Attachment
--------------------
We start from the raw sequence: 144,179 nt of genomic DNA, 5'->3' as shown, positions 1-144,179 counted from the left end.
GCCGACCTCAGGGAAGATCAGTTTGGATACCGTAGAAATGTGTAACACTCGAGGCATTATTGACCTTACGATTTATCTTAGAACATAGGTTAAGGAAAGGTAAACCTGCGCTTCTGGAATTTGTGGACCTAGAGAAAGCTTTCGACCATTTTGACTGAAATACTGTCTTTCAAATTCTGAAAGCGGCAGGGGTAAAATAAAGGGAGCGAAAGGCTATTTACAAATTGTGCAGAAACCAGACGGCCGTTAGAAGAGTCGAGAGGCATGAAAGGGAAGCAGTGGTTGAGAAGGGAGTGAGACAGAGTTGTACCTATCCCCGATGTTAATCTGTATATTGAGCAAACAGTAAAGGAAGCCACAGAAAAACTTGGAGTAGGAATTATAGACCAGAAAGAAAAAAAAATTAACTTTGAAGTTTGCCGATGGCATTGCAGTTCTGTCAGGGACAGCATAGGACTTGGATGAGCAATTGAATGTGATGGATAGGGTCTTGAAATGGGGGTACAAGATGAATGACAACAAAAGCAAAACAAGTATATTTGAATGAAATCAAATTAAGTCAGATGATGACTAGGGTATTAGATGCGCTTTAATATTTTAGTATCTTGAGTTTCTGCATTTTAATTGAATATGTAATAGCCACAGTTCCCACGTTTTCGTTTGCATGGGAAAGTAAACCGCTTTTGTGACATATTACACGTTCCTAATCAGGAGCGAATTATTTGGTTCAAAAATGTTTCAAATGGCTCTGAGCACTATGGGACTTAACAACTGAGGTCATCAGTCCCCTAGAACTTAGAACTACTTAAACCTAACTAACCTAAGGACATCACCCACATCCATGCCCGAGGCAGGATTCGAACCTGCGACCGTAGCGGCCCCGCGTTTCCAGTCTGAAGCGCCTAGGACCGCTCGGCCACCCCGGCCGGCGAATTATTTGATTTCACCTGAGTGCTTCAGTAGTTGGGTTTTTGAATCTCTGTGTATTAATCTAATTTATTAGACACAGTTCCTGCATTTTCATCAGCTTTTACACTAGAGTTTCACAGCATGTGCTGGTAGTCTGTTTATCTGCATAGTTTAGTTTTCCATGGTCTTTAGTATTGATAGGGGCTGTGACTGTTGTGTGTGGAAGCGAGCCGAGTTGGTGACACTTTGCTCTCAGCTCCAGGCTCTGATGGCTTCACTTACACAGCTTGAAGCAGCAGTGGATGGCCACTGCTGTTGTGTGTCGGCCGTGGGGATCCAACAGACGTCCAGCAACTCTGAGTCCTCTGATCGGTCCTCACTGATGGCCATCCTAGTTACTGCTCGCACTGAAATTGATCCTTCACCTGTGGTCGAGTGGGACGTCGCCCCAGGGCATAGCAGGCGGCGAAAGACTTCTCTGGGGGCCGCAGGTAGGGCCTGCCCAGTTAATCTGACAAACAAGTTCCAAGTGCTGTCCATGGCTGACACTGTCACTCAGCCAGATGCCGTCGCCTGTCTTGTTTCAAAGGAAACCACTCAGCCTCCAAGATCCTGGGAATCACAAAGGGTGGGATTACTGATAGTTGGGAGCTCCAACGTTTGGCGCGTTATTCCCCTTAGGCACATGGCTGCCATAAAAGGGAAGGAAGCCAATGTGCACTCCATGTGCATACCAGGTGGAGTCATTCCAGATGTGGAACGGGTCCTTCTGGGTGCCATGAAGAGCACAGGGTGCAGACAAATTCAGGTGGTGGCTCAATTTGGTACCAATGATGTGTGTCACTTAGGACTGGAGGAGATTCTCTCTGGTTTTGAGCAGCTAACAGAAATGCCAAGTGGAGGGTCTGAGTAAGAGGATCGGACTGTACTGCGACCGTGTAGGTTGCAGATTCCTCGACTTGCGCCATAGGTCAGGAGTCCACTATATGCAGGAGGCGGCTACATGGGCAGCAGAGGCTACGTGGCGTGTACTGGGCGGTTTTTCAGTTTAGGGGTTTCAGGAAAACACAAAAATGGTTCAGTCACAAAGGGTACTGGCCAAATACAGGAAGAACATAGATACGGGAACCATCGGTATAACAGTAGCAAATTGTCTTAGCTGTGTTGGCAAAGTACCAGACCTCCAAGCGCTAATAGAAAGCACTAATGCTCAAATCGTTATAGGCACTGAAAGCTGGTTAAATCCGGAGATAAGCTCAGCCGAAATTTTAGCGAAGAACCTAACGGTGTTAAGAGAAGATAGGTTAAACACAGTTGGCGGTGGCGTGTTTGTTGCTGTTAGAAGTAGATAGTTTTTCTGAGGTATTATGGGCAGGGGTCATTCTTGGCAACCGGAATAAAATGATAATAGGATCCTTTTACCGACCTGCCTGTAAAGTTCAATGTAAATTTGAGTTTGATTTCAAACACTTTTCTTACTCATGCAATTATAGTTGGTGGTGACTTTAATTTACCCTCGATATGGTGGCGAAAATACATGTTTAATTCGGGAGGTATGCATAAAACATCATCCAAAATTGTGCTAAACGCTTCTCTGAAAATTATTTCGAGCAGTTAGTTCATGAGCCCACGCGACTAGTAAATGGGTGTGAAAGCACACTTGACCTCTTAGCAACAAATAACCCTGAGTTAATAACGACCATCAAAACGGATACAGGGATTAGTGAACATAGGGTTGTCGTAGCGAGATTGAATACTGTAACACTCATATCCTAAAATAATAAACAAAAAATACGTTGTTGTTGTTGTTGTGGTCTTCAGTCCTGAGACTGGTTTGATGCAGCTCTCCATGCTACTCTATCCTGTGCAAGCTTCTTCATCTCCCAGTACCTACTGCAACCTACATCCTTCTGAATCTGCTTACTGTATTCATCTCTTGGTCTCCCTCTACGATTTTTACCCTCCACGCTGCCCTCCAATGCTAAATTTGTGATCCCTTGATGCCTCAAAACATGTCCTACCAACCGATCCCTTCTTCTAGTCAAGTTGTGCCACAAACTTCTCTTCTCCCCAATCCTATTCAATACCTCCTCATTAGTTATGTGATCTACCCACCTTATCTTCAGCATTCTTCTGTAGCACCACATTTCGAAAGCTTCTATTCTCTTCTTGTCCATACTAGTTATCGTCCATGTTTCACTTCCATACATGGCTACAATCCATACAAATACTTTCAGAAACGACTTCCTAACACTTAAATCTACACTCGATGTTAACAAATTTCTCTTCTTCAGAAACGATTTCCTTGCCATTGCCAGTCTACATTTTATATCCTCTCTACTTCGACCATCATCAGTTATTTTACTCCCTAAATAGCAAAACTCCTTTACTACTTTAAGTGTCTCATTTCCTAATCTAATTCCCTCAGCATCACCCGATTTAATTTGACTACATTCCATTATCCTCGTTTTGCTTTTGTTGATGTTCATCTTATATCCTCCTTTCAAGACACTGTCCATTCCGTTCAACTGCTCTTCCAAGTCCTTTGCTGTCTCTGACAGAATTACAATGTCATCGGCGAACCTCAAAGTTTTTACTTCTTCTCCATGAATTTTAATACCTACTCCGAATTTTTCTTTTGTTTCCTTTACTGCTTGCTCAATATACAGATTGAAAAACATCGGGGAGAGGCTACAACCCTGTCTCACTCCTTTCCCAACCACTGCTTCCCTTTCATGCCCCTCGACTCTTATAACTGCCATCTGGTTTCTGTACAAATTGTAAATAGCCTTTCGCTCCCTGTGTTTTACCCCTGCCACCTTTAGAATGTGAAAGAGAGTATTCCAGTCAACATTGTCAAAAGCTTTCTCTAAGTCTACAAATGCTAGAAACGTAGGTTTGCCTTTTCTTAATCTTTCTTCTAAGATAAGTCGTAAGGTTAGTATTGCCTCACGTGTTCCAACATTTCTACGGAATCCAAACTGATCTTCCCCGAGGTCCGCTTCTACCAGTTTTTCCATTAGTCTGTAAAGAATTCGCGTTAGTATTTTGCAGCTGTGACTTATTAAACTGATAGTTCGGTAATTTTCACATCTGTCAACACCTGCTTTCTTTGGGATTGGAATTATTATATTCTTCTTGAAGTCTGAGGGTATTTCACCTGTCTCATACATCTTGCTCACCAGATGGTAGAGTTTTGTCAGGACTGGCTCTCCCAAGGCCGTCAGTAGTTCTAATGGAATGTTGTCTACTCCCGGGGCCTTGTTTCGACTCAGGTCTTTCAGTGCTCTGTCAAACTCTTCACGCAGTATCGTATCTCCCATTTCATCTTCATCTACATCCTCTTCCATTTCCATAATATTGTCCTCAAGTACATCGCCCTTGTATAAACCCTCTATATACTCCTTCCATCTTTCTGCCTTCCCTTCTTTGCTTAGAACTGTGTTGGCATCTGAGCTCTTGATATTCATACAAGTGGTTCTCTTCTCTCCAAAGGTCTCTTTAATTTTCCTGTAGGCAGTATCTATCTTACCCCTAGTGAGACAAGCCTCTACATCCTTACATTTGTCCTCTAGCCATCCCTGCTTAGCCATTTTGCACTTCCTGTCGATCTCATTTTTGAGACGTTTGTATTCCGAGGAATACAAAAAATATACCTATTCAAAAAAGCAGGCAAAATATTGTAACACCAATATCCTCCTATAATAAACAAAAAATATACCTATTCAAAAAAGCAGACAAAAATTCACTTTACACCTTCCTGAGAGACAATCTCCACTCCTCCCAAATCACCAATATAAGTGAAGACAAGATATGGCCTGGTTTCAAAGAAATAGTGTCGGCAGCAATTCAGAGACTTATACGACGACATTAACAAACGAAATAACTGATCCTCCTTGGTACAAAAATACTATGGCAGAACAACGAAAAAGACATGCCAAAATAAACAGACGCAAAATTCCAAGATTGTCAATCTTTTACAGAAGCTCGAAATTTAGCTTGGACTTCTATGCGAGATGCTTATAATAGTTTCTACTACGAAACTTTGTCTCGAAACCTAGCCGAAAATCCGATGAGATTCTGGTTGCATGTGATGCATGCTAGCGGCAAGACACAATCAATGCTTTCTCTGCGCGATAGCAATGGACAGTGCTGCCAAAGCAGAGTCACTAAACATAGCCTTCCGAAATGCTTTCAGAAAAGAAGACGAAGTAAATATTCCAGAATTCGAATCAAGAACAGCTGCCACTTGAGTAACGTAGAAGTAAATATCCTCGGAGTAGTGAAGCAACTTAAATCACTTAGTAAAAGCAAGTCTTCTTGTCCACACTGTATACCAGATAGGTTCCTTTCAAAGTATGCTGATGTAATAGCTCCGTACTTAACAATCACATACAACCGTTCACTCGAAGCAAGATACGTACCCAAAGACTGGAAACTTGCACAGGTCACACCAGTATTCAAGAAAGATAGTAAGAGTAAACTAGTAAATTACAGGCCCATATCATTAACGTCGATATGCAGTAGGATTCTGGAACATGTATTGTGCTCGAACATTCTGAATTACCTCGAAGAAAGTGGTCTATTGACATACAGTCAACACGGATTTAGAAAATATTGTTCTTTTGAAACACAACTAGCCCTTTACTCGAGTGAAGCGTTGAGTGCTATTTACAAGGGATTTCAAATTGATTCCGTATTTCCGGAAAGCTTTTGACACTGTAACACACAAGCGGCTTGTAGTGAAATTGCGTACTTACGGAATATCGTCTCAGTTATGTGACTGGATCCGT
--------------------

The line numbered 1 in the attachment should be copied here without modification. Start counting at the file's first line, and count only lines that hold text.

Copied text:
We start from the raw sequence: 144,179 nt of genomic DNA, 5'->3' as shown, positions 1-144,179 counted from the left end.